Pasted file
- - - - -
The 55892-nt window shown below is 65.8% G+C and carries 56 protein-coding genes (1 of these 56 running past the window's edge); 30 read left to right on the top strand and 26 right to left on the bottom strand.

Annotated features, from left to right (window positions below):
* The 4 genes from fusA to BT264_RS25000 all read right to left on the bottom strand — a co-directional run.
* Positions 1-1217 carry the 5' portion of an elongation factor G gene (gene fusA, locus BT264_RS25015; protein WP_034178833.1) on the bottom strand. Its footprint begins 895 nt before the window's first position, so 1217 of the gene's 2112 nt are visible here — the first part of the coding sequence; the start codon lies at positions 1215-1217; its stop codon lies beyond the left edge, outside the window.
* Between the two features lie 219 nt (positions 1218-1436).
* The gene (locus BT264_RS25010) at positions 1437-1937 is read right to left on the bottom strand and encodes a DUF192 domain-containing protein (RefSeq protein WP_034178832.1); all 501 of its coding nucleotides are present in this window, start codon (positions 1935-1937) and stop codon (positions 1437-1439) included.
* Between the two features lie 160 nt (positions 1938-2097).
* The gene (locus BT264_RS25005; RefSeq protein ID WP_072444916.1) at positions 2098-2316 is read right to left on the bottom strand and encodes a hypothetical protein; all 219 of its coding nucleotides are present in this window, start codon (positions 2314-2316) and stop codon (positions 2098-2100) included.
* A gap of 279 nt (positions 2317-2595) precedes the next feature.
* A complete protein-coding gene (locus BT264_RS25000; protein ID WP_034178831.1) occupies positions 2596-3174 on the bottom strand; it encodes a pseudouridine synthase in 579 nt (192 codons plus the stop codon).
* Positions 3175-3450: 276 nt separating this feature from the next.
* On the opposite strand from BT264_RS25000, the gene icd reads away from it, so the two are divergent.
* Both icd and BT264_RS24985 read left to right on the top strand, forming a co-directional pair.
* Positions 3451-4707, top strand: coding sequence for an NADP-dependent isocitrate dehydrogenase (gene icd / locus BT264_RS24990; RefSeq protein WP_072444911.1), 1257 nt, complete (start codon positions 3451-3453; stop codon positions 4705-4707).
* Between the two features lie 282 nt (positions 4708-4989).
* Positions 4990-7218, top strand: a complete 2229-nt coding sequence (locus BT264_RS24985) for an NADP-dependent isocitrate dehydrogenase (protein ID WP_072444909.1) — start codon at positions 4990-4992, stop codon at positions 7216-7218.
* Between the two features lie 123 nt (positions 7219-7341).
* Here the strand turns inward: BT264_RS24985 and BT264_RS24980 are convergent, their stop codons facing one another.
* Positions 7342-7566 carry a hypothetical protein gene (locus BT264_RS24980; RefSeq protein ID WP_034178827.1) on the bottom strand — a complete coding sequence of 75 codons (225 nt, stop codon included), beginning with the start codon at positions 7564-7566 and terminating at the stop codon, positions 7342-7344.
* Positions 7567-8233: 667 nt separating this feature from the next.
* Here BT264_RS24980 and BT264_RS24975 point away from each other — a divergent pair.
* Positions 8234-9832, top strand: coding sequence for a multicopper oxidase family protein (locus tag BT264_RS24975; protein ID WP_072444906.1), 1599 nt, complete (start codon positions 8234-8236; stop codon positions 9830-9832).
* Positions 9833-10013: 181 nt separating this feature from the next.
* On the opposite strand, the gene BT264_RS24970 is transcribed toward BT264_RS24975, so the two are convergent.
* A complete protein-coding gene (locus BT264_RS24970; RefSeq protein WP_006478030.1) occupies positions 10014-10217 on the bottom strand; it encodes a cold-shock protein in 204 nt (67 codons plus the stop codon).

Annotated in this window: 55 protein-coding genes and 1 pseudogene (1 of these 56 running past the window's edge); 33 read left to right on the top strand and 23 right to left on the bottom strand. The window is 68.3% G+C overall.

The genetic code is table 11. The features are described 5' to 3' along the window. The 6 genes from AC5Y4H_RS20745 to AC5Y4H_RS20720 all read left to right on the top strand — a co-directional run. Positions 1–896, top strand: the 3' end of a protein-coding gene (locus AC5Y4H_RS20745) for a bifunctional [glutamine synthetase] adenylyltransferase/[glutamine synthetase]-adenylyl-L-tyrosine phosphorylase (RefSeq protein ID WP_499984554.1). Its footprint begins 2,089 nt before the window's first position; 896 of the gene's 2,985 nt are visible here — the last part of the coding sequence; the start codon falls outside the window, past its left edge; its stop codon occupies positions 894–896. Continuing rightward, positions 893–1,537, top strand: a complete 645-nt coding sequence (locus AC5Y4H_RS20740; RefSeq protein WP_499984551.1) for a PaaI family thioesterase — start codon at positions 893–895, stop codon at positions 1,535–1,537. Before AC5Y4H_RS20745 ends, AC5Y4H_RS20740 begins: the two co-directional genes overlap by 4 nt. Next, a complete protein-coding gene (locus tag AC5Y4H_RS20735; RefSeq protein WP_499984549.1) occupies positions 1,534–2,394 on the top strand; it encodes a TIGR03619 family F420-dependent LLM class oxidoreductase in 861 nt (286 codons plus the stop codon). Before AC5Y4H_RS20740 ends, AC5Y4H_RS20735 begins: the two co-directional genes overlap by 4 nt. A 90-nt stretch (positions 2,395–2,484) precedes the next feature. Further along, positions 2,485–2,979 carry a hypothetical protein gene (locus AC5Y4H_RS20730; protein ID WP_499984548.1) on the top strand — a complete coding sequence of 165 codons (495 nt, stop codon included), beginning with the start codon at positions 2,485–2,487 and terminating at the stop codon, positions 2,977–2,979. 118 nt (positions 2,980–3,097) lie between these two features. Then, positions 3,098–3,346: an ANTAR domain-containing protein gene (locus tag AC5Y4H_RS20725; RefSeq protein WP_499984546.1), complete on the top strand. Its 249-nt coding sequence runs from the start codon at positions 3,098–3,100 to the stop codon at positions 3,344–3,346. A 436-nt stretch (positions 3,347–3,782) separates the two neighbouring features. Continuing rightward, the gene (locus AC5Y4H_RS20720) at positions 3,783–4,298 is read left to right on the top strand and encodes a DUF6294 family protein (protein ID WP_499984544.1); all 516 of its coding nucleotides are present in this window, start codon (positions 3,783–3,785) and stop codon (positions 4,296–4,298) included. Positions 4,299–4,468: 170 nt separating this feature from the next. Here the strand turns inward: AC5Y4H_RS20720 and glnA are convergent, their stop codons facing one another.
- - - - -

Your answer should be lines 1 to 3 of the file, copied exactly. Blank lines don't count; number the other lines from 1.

The 55892-nt window shown below is 65.8% G+C and carries 56 protein-coding genes (1 of these 56 running past the window's edge); 30 read left to right on the top strand and 26 right to left on the bottom strand.

Annotated features, from left to right (window positions below):
* The 4 genes from fusA to BT264_RS25000 all read right to left on the bottom strand — a co-directional run.